After the latest massive strikes at Portugal’s Tap, Lufthansa and SAS, employment conditions in airlines has become subject to critical scrutiny. In fact, more and more cabin crew members are voicing their concerns over the fact that most airlines are only interested in further cost-cutting, as opposed to improving the well-being of their employees. With a number of such labor issues as long working hours, mediocre pensions and unsatisfactory pay, is the dream of becoming a pilot no longer worth fostering?

AeroTime investigates.

The license

There’s no secret that at the moment the industry is faced with an unprecedented shortage of pilots. In fact, according to FAA, the number of newly issued pilot certificates has declined by 30%, compared to 20 years ago. While the 2013 FAA statistics are certainly reflective of the recent worldwide recession, it appears that the problem has apparently existed for decades. So what are the reasons behind the decreasing attractiveness of a pilot’s career?

The first step towards becoming a pilot is to receive a Commercial Pilot License (CPL) or an Airline Transport Pilot License (ATPL). Depending on the location and program, such license costs anywhere from €40 000. In Europe, for instance, the average price of a CPL or an ATPL is around €45 000.

“Becoming an airline pilot requires HUGE investment, yet it is highly possible that the colossal training costs will never pay off,” says John.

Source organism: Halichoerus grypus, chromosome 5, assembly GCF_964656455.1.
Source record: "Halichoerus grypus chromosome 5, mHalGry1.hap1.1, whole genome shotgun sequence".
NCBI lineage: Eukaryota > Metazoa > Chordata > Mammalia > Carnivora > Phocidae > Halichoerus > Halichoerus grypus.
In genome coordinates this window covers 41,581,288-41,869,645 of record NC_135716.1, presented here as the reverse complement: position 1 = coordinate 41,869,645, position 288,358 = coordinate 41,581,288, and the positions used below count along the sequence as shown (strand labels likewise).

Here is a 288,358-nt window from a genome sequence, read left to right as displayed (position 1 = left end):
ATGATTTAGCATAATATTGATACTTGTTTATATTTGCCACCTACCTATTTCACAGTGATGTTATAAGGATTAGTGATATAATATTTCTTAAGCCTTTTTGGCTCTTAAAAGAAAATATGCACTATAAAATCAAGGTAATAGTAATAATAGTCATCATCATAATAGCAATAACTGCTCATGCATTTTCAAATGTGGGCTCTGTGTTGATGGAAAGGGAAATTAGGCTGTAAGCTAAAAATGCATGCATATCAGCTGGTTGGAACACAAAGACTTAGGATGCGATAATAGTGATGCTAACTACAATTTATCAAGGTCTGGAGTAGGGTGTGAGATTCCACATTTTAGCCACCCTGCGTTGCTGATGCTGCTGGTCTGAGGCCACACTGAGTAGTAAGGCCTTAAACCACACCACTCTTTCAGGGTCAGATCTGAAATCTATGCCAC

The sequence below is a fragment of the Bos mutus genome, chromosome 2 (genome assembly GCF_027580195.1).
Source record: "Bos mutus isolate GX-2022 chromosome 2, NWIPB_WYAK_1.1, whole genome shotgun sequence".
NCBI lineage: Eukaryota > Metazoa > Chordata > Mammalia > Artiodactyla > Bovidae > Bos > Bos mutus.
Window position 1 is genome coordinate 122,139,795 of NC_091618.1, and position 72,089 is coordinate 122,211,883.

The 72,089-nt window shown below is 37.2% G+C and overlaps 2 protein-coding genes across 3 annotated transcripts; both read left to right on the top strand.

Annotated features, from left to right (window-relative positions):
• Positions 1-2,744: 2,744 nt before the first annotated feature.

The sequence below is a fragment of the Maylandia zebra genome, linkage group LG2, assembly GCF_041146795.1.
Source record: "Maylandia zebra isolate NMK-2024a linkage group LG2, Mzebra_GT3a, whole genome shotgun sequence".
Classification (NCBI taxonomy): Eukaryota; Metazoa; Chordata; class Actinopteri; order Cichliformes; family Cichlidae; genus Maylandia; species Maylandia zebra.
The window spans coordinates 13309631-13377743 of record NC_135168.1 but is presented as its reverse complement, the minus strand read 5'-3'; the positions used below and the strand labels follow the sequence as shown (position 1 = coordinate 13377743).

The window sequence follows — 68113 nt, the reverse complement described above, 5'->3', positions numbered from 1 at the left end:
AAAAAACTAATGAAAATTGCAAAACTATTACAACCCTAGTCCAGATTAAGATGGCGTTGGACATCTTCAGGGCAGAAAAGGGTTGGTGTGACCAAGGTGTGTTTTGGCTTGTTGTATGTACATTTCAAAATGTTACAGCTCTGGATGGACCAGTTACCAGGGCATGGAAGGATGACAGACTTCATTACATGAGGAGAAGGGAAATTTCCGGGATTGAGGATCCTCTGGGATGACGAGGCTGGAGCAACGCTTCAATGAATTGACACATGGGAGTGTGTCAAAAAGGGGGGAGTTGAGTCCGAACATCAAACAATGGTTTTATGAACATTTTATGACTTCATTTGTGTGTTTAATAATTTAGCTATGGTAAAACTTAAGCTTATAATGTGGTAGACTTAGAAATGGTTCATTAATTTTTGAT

Indeed, receiving a CPL or an ATPL marks just the beginning of a massive investment story. The second step in line is to get a type rating certificate, which allows flying a certain aircraft type beyond the scope of the initial license. Although in some cases training centers provide particular type rating along with the initial license,  many pilots opt for supplementary certificates, costing from €7 000 up to €20 000, depending on the aircraft type.

“After and if you start your career, you are burdened with a huge debt, and the airline management knows you can’t go anywhere else to start working at the very bottom, so they are free to handcuff you with a downward pressure on salaries and benefits. The current situation is really a creepy example of large-scale slavery in the 21st century,” continues John.

The experience

Working for an airline equals modern-day slavery?

Although there are some carriers who are eager to hire youngsters and provide them with type rating certificates, in order to work for a major airline a pilot will typically need a total of 3000 flight hours. With only a few jobs on offer for untrained youngsters, pilots who do not have much flying experience (usually under 1500 fh) are in a situation where they have no chance of finding a proper workplace. So how is it possible to get that much of experience for a young aviator, who has just invested tremendous amounts in education? Well, there is an option – invest more!

Indeed, there must be something wrong if a young pilot must pay for gaining sufficient experience even after getting the required certificates. However, it’s so common that it has actually earned a name - self-sponsored line training (also known as Pay to fly scheme). It is a practice when a professional pilot operates an aircraft while paying for doing so.  Prices range from around €18 000 to sometimes over €85 000 for a 'flight hour package' which generally consists of 500 hours with no salary involved.